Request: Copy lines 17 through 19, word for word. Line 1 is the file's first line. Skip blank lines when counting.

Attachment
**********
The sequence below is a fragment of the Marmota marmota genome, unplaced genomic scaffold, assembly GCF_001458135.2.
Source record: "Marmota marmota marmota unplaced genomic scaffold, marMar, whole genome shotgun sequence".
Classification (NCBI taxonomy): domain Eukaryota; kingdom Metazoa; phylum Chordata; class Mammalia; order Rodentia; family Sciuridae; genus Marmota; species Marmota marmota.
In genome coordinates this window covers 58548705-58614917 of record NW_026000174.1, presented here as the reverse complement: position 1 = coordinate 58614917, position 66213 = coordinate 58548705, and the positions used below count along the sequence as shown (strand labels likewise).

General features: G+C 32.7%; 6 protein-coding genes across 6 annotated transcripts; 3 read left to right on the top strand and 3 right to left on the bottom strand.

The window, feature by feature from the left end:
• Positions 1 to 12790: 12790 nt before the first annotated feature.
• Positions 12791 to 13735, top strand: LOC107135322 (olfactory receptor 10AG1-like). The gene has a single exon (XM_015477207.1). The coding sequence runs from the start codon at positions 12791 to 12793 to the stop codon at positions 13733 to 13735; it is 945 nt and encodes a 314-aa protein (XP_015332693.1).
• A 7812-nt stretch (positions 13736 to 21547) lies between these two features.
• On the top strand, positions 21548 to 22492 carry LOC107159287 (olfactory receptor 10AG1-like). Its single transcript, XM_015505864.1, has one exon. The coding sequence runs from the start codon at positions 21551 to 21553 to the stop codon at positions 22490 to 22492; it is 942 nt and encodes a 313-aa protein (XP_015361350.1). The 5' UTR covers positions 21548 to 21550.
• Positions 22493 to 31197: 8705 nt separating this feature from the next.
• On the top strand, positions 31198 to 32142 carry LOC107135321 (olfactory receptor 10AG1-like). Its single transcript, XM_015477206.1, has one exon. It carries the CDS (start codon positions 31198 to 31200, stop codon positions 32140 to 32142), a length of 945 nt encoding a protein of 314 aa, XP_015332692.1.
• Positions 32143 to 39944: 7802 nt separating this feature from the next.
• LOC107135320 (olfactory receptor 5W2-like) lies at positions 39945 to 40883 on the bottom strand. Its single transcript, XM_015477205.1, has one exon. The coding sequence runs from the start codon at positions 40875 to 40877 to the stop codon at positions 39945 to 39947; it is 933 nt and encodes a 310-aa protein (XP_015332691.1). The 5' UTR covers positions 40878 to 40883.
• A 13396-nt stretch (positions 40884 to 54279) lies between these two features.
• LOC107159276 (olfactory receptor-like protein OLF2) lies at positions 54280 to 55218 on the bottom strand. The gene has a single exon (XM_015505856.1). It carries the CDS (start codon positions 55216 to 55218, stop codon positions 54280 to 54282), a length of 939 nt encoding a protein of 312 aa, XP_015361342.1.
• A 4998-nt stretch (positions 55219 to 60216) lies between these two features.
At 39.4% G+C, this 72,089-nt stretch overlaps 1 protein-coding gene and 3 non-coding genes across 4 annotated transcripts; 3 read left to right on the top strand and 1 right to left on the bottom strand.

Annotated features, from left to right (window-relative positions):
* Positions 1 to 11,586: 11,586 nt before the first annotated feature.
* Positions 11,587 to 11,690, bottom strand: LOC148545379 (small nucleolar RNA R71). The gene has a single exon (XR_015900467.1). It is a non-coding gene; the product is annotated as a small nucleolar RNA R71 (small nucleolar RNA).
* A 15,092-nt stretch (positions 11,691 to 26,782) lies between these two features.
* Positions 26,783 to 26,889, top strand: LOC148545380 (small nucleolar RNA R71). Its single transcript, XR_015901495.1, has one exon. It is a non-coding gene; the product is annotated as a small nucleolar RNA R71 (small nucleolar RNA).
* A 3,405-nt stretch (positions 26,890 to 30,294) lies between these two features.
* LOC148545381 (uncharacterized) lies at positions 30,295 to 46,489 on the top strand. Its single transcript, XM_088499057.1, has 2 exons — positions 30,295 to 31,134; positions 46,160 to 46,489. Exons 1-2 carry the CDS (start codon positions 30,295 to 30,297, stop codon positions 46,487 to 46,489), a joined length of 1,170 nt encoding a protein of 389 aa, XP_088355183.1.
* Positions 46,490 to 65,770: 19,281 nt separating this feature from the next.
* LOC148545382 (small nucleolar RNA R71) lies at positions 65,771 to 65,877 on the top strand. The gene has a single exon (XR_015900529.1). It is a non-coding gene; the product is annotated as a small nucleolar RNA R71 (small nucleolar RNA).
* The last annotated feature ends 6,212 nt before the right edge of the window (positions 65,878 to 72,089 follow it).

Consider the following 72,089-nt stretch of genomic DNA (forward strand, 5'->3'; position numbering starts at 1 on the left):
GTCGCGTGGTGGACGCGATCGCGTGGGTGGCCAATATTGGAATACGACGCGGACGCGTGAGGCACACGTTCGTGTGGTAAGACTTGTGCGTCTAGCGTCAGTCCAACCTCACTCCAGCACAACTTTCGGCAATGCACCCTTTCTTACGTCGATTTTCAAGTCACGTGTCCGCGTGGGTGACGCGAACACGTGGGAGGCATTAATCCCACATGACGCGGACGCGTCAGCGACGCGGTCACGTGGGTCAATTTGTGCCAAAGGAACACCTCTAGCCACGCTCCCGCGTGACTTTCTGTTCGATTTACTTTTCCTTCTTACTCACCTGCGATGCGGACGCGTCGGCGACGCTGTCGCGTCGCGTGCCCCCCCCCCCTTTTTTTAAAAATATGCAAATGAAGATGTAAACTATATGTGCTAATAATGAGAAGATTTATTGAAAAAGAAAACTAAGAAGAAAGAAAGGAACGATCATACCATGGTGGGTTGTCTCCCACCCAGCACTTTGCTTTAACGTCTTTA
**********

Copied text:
• A 4998-nt stretch (positions 55219 to 60216) lies between these two features.
At 39.4% G+C, this 72,089-nt stretch overlaps 1 protein-coding gene and 3 non-coding genes across 4 annotated transcripts; 3 read left to right on the top strand and 1 right to left on the bottom strand.

Annotated features, from left to right (window-relative positions):